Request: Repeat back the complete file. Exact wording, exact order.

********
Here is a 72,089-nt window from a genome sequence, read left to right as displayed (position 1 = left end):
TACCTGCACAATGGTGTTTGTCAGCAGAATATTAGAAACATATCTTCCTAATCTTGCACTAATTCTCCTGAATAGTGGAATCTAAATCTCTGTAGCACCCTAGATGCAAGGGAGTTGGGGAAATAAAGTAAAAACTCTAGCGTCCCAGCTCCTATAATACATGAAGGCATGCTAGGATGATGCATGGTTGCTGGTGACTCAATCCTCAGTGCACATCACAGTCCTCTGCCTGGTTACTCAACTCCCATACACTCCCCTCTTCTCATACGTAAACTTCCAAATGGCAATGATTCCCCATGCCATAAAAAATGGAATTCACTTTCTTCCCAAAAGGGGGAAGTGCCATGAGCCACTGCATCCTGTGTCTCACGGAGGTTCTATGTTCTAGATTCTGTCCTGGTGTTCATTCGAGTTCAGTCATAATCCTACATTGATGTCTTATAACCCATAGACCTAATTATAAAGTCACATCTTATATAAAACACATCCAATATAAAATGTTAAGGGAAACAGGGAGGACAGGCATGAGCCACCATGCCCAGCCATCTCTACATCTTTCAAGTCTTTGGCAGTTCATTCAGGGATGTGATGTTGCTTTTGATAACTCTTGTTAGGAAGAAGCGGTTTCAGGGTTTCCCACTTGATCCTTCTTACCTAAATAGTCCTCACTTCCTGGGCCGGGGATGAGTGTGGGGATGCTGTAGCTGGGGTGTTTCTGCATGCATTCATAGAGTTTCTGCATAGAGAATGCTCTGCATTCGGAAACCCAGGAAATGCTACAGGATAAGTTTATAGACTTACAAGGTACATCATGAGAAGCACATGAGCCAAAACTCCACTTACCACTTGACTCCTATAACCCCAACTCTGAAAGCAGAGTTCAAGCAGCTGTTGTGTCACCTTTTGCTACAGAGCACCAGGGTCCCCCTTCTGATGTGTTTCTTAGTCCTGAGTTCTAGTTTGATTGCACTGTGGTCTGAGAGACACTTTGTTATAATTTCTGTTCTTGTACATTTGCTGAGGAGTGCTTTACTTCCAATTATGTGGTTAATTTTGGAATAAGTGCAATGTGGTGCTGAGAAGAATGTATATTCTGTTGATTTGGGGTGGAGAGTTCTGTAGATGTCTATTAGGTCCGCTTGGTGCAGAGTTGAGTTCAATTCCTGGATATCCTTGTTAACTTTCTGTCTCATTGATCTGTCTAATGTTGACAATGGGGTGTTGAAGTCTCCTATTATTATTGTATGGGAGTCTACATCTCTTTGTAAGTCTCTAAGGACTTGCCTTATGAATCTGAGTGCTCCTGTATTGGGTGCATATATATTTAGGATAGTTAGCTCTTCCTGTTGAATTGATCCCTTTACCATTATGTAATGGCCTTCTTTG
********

Here is a 72,089-nt window from a genome sequence, read left to right as displayed (position 1 = left end):
TACCTGCACAATGGTGTTTGTCAGCAGAATATTAGAAACATATCTTCCTAATCTTGCACTAATTCTCCTGAATAGTGGAATCTAAATCTCTGTAGCACCCTAGATGCAAGGGAGTTGGGGAAATAAAGTAAAAACTCTAGCGTCCCAGCTCCTATAATACATGAAGGCATGCTAGGATGATGCATGGTTGCTGGTGACTCAATCCTCAGTGCACATCACAGTCCTCTGCCTGGTTACTCAACTCCCATACACTCCCCTCTTCTCATACGTAAACTTCCAAATGGCAATGATTCCCCATGCCATAAAAAATGGAATTCACTTTCTTCCCAAAAGGGGGAAGTGCCATGAGCCACTGCATCCTGTGTCTCACGGAGGTTCTATGTTCTAGATTCTGTCCTGGTGTTCATTCGAGTTCAGTCATAATCCTACATTGATGTCTTATAACCCATAGACCTAATTATAAAGTCACATCTTATATAAAACACATCCAATATAAAATGTTAAGGGAAACAGGGAGGACAGGCATGAGCCACCATGCCCAGCCATCTCTACATCTTTCAAGTCTTTGGCAGTTCATTCAGGGATGTGATGTTGCTTTTGATAACTCTTGTTAGGAAGAAGCGGTTTCAGGGTTTCCCACTTGATCCTTCTTACCTAAATAGTCCTCACTTCCTGGGCCGGGGATGAGTGTGGGGATGCTGTAGCTGGGGTGTTTCTGCATGCATTCATAGAGTTTCTGCATAGAGAATGCTCTGCATTCGGAAACCCAGGAAATGCTACAGGATAAGTTTATAGACTTACAAGGTACATCATGAGAAGCACATGAGCCAAAACTCCACTTACCACTTGACTCCTATAACCCCAACTCTGAAAGCAGAGTTCAAGCAGCTGTTGTGTCACCTTTTGCTACAGAGCACCAGGGTCCCCCTTCTGATGTGTTTCTTAGTCCTGAGTTCTAGTTTGATTGCACTGTGGTCTGAGAGACACTTTGTTATAATTTCTGTTCTTGTACATTTGCTGAGGAGTGCTTTACTTCCAATTATGTGGTTAATTTTGGAATAAGTGCAATGTGGTGCTGAGAAGAATGTATATTCTGTTGATTTGGGGTGGAGAGTTCTGTAGATGTCTATTAGGTCCGCTTGGTGCAGAGTTGAGTTCAATTCCTGGATATCCTTGTTAACTTTCTGTCTCATTGATCTGTCTAATGTTGACAATGGGGTGTTGAAGTCTCCTATTATTATTGTATGGGAGTCTACATCTCTTTGTAAGTCTCTAAGGACTTGCCTTATGAATCTGAGTGCTCCTGTATTGGGTGCATATATATTTAGGATAGTTAGCTCTTCCTGTTGAATTGATCCCTTTACCATTATGTAATGGCCTTCTTTG